The conference was a huge success with 560 CNSs in attendance and a host of extraordinary poster and podium presenations. WE are an amazing group of clinicians and it thrills, energizes and encourages me every time I attend an NACNS conference. It is easy to get lost in the shuffle and feel like you are not making a difference when you slog day to day in the trenches in a place that has one, two or few CNSs and that does not seem to understand or appreciate your role. The conference is a place to connect with others who are in similiar situations, to see their good work and become re-energized with the passion that lead you to become a CNS in the first place.
Thank you to all of you who came to me during the conference and indicated that you are both reading and sending others to read the content of the blog. As I stated to a few of you I am more than willing to indicate that a question came forward without you having to post to the blog...just send me an e-mail and I will do my best to respond to you in the blog so all can see the question but you do not have to become public with your question. I will hold you anonymous if you choose to be anonymous...just ask the questions. If you have them then so do others...my e-mail is firstname.lastname@example.org
The Legislative/Regulatory Pre-Conference started the week off with a good discussion about what tools are available for those of you who are looking to make changes in your state rules or regulations regarding recognition of CNSs. I mentioned the tool kit in my last blog and encourage you to take a look at the resources that are available to you free of charge on the NACNS website. There are tips and suggestions on how to proceed and a list of talking points for you to use with your state legislators as you move to educate them about your role. The tools and support are there..just seek them out and you will be pleasantly surprised with the support you get!
The NACNS statement on the APRN Consensus Model was also released immediately following the conference. It is unfortunate that it could not be released prior to the conference or during the conference so that you who attended could read it and provide your feedback but at least it is out now. There are some key issues that have been identified in the document that I will highlight over the next couple of weeks in the blog. The first one is the overarching concern that there is great variability in the manner in which the states are implementing the Consensus Model.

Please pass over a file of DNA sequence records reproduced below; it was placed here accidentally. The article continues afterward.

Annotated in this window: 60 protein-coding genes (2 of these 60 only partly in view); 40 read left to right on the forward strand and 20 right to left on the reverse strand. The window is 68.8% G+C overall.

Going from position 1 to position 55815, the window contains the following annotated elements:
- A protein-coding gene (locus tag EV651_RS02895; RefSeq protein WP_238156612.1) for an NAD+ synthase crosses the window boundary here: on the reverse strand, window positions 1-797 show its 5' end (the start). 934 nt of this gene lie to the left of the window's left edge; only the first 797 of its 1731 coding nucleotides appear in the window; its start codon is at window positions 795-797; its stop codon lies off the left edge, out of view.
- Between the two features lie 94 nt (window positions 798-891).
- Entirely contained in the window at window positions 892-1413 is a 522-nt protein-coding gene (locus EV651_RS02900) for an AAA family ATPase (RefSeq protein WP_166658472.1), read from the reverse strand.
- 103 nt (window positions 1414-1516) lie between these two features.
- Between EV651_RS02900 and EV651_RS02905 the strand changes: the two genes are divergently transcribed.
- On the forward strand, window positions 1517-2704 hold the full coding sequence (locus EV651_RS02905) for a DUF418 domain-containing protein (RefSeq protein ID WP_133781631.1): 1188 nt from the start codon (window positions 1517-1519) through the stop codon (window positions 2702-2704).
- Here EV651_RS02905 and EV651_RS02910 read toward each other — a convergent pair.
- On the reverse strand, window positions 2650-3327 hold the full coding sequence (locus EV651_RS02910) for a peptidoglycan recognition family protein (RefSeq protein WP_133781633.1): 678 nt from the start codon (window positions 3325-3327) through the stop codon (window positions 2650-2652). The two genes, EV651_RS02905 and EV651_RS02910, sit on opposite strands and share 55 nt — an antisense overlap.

There will be a LACE call tomorrow and one of the topics is that NACNS released this document. It will be interesting to hear what other organizations are experiencing now that NACNS has released its concerns in a public forum. I will keep you posted...
Grandfathering is another key issue that is of concern...the implications are far reaching and varied by state and I know I have mentioned a few times in the blog that there are issues around how to grandfather CNSs in a state where there has never been recognition of CNSs and no clearly understood number of CNSs practicing in the state. Mississippi is one example of this. It is not easy to identify what needs to be done when you have no idea how many people changes will impact and whether or not it will impact them a small amount (needing to return to school for a course) or a very large amount (no longer able to provide services as a CNS due to massive changes in legislation). Also, what about a CNS who wants to move from one state to another due to family changes? If they move from Oregon which has a very progressive state board and has essentially already implemented the vast majority of the elements in the model, to a state that does not even recognize a CNS at this time? Chaos...
Certification...another hot topic...either because a certification did/does not exist or because the CNS chose not to become certified due to it not being necessary there are CNSs who are losing their jobs now. Employers are looking at the CNS and seeing whether or not they have certification as a CNS...if they are not certified they are letting them go. This has HUGE economic impact on the individual CNS, their patient population, and the nurses they serve. Let's be reasonable...if the reason that a CNS is being let go is that they are not performing well we need to have that information rather than blaming it on a lack of certification. If the reason is economic then I challenge that as well...CNSs are worth their weight in gold and in today's economy that is a lot!! CNSs you need to be able to speak economics and tell your CNOs what money you are saving the organization through your actions. I am also challenging my fellow nurse executives to be honest and forthright and not hide behind a convenient excuse in the form of the APRN Consensus Model. It is time to be real and honest with each other and our employees.
There is much more to talk about but I will leave it at that for now. Watch for my blog next week where I will discuss some of the other topics in the paper released by NACNS and perhaps some of the key concerns raised in the LACE discussion. Stay tuned!